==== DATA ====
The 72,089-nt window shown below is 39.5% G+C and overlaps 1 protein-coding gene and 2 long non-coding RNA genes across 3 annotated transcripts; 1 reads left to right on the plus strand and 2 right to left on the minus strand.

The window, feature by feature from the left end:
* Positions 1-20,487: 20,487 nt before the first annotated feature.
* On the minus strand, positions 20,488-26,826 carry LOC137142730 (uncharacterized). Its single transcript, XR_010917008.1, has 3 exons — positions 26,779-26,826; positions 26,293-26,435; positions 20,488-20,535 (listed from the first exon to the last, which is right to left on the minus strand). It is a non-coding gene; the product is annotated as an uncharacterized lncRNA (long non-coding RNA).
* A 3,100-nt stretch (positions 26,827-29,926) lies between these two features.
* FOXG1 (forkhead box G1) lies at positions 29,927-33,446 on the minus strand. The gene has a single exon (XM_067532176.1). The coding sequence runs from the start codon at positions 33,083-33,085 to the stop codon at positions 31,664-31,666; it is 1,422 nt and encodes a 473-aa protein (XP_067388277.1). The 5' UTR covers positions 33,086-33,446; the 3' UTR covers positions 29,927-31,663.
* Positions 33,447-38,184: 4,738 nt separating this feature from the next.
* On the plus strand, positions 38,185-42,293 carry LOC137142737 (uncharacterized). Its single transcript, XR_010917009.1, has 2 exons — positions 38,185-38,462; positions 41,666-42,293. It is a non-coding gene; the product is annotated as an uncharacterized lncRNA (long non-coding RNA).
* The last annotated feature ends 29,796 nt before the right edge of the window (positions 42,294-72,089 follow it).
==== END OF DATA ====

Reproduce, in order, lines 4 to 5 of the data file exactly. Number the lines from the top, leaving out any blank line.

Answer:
* On the minus strand, positions 20,488-26,826 carry LOC137142730 (uncharacterized). Its single transcript, XR_010917008.1, has 3 exons — positions 26,779-26,826; positions 26,293-26,435; positions 20,488-20,535 (listed from the first exon to the last, which is right to left on the minus strand). It is a non-coding gene; the product is annotated as an uncharacterized lncRNA (long non-coding RNA).
* A 3,100-nt stretch (positions 26,827-29,926) lies between these two features.